DISCLAIMER: Tube circuits contain LETHAL voltages! Don't try to build this stuff if you don't know what you're doing!
Ever since I completed my tube power amplifier, I wanted to build a preamplifier to go with it. My power amp could handle line level signals, but I needed an RIAA phono stage. Instead of designing one myself I decided to use a PH-16 kit from tubes4hifi.com and create a custom enclosure to go around it.
I added the following features:
- a motorized volume control knob with remote control
- a nixie tube volume level and input selection display (for kicks)
- 5 selectable inputs
- 2 selectable outputs
- a passive "bass cut" tone control (so as not to annoy my neighbors) that could be disabled
I started with a block diagram and panel layout:
After selecting most of the components, I created a 3D model using OnShape:
As with my last amp, I enlisted the help of my father-in-law, who is an amazing woodworker, for the chassis. I created drawings in OnShape to send to him:
Here are a couple photos my father-in-law sent me of the woodworking process:
Just a few weeks after I sent him the drawings, I received this beautiful piece of cherry in the mail:
I ordered and received my PH-16 kit from Roy at tubes 4 hifi. Roy is the genuine article: friendly, helpful, and a joy to do business with. Here are the bare PCBs:
And here they are after I populated them and wired them together:
And installed them in the chassis:
And here they are once I received them:
For the remote volume control, I bought a bought a board off of eBay that comes with a remote control and a PCB with a motorized volume potentiometer (pot):
The board came with a Panasonic motorized pot, but I replaced it with quad 100K logarithmic Alps one.
I designed four PCBs in Altium Designer (I have this for work; I'm not rich enough to own it myself) for the nixie tube volume display. One was a linear 170 VDC power supply for the two IN-4 nixie tubes I purchased on eBay. The second was a board to hold the nixie tubes and transistors for turning them on/off. Third was a small board to hold the parts for the bass cut filter. Fourth was a breakout board for an Arduino Nano.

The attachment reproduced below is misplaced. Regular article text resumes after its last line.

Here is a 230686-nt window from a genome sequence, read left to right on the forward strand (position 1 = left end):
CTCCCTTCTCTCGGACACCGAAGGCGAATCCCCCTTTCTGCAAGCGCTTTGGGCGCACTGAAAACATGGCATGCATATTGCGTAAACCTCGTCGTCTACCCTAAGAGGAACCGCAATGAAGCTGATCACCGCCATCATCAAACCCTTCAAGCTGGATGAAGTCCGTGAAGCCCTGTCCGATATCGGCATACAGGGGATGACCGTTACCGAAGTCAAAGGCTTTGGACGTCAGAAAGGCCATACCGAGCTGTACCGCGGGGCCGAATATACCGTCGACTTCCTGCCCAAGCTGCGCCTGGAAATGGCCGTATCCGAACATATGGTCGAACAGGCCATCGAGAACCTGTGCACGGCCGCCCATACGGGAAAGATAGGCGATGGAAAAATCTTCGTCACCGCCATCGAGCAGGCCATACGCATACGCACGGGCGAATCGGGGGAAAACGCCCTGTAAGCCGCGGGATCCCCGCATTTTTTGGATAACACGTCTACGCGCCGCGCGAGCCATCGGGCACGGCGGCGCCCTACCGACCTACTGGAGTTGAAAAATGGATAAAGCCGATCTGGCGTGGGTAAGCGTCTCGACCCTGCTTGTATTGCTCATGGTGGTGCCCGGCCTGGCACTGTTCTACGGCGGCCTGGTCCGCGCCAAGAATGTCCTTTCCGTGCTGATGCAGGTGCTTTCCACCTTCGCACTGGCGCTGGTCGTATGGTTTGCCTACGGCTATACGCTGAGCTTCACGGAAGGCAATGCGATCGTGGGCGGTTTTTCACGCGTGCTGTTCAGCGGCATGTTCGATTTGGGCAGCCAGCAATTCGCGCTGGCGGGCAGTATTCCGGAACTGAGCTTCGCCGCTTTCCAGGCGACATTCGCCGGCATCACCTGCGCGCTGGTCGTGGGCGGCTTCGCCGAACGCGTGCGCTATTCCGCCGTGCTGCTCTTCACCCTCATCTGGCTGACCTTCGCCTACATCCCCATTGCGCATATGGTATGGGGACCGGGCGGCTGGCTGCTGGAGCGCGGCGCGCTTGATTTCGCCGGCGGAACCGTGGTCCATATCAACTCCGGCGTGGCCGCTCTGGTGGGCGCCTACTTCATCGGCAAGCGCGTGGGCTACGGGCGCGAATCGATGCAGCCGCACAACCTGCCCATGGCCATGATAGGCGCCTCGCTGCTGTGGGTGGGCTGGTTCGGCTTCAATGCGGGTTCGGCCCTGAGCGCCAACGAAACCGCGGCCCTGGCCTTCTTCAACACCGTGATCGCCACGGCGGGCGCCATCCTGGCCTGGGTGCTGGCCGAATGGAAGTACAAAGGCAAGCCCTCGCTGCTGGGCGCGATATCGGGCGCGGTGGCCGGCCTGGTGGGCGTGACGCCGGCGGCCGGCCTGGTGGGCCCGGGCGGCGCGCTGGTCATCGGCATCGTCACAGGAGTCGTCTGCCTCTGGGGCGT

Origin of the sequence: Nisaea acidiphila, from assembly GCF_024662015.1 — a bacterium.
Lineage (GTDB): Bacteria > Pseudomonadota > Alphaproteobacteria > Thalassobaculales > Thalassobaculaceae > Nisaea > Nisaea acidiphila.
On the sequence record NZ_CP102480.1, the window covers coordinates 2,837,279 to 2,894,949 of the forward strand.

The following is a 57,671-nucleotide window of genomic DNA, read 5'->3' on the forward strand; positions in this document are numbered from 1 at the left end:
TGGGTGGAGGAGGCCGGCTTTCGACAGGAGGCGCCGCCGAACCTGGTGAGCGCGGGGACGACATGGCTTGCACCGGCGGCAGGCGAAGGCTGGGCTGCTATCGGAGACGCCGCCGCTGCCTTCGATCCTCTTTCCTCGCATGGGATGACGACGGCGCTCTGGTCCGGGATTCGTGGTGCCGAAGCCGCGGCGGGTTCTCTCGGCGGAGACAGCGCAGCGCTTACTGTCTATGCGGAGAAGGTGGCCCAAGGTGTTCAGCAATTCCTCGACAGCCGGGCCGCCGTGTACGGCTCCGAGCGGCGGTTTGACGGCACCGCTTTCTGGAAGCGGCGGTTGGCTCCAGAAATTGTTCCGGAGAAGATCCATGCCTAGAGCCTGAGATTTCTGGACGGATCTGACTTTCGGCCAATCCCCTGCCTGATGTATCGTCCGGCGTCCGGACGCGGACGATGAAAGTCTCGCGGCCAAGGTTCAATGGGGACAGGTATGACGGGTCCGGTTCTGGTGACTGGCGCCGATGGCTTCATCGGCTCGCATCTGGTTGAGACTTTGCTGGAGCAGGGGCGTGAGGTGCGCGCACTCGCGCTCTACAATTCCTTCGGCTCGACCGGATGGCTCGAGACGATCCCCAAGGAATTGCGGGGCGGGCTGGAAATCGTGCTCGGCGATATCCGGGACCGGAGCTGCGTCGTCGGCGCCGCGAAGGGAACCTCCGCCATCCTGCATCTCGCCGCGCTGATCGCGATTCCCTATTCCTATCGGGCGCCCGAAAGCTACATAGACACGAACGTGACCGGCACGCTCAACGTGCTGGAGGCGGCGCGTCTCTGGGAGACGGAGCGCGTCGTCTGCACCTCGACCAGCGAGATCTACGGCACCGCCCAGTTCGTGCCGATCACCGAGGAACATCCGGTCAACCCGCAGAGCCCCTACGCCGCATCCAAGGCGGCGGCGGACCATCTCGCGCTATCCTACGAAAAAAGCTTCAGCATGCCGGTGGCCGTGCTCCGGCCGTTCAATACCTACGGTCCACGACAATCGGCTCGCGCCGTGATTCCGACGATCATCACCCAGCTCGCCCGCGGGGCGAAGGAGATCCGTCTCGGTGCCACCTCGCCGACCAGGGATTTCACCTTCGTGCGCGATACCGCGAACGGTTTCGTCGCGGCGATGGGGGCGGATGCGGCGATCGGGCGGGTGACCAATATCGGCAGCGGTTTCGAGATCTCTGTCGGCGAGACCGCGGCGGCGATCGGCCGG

The volume display works as follows. An extra channel of the volume pot is hooked between the Arduino's reference voltage and one of its analog inputs. The Arduino constantly polls this input and updates the nixie display depending on the voltage it reads. The Arduino is interfaced to two CD4028BM96 BCD-to-decimal decoders, one for each tube. These turn four IO lines from the Arduino into 10 outputs. The decoder outputs are each connected to 10 MMBTA42-7-F transistors that switch each of the tube's filaments to display numbers 0-9.
Here is the PCB layout in Altium (I combined all four PCBs into one in order to save money):
And here are the PCBs once I got them back from JLCPCB and separated them:
Inevitably, mistakes were made. I had to respin the nixie tube and bass cut boards, so you'll notice they are red and black (respectively) in photos that follow.
Here is a short video from after I built the boards, wrote the code, and debugged everything:
Next I built the bass cut board and tested it. The signal for each channel is run through a 10 nF capacitor in parallel with a pot that is configured as a variable resistor. A switch is placed in parallel as well, so I can short out the filter and disable it. Here is a photo from the filter testing:
Once that was done, I wired up the input selector switch. I had a quad pole switch, so I connected resistors between the throws on one of the extra poles to create a big, selectable resistor divider. I ran this over to an analog input on the...Read more »